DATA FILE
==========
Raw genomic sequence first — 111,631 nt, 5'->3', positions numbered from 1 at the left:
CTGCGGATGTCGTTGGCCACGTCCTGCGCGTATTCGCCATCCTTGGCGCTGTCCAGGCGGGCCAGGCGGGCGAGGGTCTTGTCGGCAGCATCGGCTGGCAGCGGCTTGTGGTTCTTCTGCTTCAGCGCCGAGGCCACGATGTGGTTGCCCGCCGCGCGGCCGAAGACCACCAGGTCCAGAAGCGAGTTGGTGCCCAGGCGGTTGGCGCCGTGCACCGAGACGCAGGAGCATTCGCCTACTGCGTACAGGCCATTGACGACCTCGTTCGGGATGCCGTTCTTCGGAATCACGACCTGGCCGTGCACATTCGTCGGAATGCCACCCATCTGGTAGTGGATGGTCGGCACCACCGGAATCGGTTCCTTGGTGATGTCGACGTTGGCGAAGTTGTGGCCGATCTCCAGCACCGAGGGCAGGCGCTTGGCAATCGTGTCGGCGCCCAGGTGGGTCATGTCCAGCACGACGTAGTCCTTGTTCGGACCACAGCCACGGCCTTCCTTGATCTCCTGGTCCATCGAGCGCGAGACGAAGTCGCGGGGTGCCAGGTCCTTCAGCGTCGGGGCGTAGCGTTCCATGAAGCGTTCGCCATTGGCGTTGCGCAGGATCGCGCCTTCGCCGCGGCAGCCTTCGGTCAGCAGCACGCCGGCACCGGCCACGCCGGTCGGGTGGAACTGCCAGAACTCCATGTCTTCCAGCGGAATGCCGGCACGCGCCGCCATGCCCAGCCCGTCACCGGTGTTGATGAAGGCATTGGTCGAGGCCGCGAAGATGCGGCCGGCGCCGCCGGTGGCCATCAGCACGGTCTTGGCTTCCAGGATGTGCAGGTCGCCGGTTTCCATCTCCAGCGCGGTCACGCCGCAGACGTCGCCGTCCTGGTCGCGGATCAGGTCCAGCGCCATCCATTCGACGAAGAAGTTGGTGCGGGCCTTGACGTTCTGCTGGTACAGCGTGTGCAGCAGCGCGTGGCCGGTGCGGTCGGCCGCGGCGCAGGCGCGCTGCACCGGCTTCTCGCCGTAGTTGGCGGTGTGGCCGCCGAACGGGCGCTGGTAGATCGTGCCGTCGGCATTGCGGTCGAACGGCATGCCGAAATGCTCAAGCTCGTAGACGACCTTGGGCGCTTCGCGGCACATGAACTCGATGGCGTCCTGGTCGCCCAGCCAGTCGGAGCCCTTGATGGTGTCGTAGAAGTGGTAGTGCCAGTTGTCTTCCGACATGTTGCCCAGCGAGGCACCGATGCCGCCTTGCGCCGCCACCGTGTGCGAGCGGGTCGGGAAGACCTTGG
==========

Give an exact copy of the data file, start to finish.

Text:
Raw genomic sequence first — 111,631 nt, 5'->3', positions numbered from 1 at the left:
CTGCGGATGTCGTTGGCCACGTCCTGCGCGTATTCGCCATCCTTGGCGCTGTCCAGGCGGGCCAGGCGGGCGAGGGTCTTGTCGGCAGCATCGGCTGGCAGCGGCTTGTGGTTCTTCTGCTTCAGCGCCGAGGCCACGATGTGGTTGCCCGCCGCGCGGCCGAAGACCACCAGGTCCAGAAGCGAGTTGGTGCCCAGGCGGTTGGCGCCGTGCACCGAGACGCAGGAGCATTCGCCTACTGCGTACAGGCCATTGACGACCTCGTTCGGGATGCCGTTCTTCGGAATCACGACCTGGCCGTGCACATTCGTCGGAATGCCACCCATCTGGTAGTGGATGGTCGGCACCACCGGAATCGGTTCCTTGGTGATGTCGACGTTGGCGAAGTTGTGGCCGATCTCCAGCACCGAGGGCAGGCGCTTGGCAATCGTGTCGGCGCCCAGGTGGGTCATGTCCAGCACGACGTAGTCCTTGTTCGGACCACAGCCACGGCCTTCCTTGATCTCCTGGTCCATCGAGCGCGAGACGAAGTCGCGGGGTGCCAGGTCCTTCAGCGTCGGGGCGTAGCGTTCCATGAAGCGTTCGCCATTGGCGTTGCGCAGGATCGCGCCTTCGCCGCGGCAGCCTTCGGTCAGCAGCACGCCGGCACCGGCCACGCCGGTCGGGTGGAACTGCCAGAACTCCATGTCTTCCAGCGGAATGCCGGCACGCGCCGCCATGCCCAGCCCGTCACCGGTGTTGATGAAGGCATTGGTCGAGGCCGCGAAGATGCGGCCGGCGCCGCCGGTGGCCATCAGCACGGTCTTGGCTTCCAGGATGTGCAGGTCGCCGGTTTCCATCTCCAGCGCGGTCACGCCGCAGACGTCGCCGTCCTGGTCGCGGATCAGGTCCAGCGCCATCCATTCGACGAAGAAGTTGGTGCGGGCCTTGACGTTCTGCTGGTACAGCGTGTGCAGCAGCGCGTGGCCGGTGCGGTCGGCCGCGGCGCAGGCGCGCTGCACCGGCTTCTCGCCGTAGTTGGCGGTGTGGCCGCCGAACGGGCGCTGGTAGATCGTGCCGTCGGCATTGCGGTCGAACGGCATGCCGAAATGCTCAAGCTCGTAGACGACCTTGGGCGCTTCGCGGCACATGAACTCGATGGCGTCCTGGTCGCCCAGCCAGTCGGAGCCCTTGATGGTGTCGTAGAAGTGGTAGTGCCAGTTGTCTTCCGACATGTTGCCCAGCGAGGCACCGATGCCGCCTTGCGCCGCCACCGTGTGCGAGCGGGTCGGGAAGACCTTGG